Back to School
As everyone returns from winter break, just a reminder to protect yourself and children from the common cold and other viruses. REMEMBER TO WASH YOUR HANDS EARLY AND OFTEN. If you or you child are unfortunate enough to come down with an illness, here are a few tips to get you back to good health….
The Common Cold (Viruses)
To relieve a stuffy nose
- Use saline (saltwater) nose drops to thin nasal discharge. Ask your child’s doctor about which ones to use. Place a few drops of the saline into each nostril followed by gentle bulb suction. This works best for babies younger than 3 months.
- During the illness, use a cool-mist humidifier or vaporizer in your child’s room. This helps moisten the air and may help clear your child’s nasal passages. Be sure to clean the humidifier or vaporizer often, as recommended by the manufacturer.
To relieve chest congestion
- Chest physical therapy can loosen mucus and may help infants and young children cough it out. Lay your child across your knees, face down; cup your hand; and gently tap your child’s back. Or sit your child on your lap, lean her body forward about 30 degrees, cup your hand, and gently tap her back.
- During the illness, use a cool-mist humidifier or vaporizer in your child’s room. This helps moisten the air and may help clear your child’s congestion. Be sure to clean the humidifier or vaporizer often, as recommended by the manufacturer.
To relieve a cough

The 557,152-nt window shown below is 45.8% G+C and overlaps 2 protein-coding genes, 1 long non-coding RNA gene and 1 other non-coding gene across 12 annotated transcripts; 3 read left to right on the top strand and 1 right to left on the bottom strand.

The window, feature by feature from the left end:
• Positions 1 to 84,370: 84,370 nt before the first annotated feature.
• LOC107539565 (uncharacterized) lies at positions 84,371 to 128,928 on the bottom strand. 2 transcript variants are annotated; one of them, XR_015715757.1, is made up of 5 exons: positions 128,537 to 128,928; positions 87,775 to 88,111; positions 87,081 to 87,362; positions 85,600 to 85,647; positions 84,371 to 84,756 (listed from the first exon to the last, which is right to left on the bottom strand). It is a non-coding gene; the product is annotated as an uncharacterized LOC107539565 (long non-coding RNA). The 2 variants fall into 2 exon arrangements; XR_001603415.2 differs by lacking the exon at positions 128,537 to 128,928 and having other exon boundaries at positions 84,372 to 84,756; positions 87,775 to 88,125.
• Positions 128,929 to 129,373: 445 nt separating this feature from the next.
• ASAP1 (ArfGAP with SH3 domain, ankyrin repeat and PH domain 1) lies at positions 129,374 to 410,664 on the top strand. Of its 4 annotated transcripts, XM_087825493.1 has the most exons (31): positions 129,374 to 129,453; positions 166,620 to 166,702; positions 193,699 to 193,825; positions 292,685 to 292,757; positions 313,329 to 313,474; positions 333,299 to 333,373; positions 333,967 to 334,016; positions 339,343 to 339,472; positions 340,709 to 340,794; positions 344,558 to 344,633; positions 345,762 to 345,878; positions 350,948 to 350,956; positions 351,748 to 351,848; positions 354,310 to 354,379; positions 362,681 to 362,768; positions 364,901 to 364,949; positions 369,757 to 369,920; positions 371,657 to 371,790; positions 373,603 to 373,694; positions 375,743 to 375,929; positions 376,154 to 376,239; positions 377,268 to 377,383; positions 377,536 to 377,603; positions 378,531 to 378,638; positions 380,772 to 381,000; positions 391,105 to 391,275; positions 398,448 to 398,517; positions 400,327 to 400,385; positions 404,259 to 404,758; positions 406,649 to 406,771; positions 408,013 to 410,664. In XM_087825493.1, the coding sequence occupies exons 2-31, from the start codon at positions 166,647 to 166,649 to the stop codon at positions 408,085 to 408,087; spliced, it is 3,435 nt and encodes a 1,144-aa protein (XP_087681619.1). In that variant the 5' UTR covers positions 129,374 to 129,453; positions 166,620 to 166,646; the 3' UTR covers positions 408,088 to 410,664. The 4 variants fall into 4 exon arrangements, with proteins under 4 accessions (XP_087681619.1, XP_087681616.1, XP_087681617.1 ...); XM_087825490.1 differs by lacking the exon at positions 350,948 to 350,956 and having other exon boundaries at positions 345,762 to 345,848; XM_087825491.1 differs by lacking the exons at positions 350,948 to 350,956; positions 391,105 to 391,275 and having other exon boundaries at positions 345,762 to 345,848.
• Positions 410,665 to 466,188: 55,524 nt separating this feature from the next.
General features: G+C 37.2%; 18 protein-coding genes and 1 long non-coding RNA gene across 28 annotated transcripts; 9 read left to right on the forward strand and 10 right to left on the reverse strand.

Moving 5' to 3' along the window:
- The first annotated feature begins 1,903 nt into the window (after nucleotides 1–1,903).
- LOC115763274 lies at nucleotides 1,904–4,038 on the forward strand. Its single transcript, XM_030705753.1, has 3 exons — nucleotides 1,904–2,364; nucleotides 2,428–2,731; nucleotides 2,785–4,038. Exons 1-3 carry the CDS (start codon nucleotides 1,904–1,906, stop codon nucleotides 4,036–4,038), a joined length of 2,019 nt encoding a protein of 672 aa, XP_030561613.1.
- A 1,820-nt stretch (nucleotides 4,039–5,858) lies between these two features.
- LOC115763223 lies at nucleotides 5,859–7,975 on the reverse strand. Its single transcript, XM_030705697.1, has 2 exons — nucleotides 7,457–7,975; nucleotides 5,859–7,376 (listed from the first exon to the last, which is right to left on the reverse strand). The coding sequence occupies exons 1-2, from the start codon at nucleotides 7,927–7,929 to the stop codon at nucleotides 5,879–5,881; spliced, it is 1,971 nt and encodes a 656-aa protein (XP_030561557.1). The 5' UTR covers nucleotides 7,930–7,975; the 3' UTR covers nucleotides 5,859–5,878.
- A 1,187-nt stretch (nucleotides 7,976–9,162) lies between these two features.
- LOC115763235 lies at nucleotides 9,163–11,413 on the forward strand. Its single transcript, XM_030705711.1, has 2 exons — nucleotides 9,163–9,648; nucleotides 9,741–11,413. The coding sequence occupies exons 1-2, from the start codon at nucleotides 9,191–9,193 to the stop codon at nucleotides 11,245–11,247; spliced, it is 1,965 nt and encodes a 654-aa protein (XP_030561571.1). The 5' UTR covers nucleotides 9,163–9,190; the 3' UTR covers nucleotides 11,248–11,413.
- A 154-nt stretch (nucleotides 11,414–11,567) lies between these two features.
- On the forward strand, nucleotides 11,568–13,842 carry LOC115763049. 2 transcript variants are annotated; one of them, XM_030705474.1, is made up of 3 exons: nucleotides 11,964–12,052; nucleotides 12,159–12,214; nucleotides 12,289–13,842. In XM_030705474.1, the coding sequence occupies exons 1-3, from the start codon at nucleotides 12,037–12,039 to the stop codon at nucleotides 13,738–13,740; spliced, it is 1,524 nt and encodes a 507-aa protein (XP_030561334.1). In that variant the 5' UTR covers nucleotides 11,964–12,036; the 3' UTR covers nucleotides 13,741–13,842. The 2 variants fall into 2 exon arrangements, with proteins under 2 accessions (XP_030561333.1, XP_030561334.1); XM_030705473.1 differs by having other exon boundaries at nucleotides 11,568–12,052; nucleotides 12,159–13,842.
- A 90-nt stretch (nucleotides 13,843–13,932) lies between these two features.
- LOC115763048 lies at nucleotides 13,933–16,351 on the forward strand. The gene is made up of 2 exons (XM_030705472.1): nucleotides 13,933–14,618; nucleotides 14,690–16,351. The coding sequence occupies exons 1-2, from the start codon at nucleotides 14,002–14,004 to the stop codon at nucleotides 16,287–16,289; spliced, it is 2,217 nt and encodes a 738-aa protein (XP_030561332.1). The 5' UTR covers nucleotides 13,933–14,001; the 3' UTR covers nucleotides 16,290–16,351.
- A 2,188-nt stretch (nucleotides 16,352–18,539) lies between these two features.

- Try half a teaspoon of honey for children aged 2 to 5 years, 1 teaspoon for children aged 6 to 11 years, and 2 teaspoons for children 12 years and older. If honey is given at bedtime, make sure you brush your child’s teeth afterward. Remember, it’s not safe to give honey to babies younger than 1 year.
- For a child aged 4 years and older, cough drops or lozenges may help soothe the throat. Remember not to give cough drops or lozenges to a child younger than 4 years because he could choke on them. Also do not give your child more cough drops than directed on the package.
To relieve a fever
- Give acetaminophen to a baby 6 months or younger. Give either acetaminophen or ibuprofen to a child older than 6 months. Ask your child’s doctor for the right dosage for your child’s age and size. Do not give aspirin to your child because it has been associated with Reye syndrome, a rare but very serious illness that affects the liver and the brain.
About other medicines
- Cough and cold medicine. The American Academy of Pediatrics strongly recommends that over-the-counter cough and cold medications not be given to infants and children younger than 2 years because of the risk of life-threatening side effects. Also, several studies show that cold and cough products don’t work in children younger than 6 years and can have potentially serious side effects.
- Antibiotics. Your child’s doctor may prescribe an antibiotic to treat a bacterial infection. For viral infections the body needs to fight the virus on its own because antibiotics won’t work.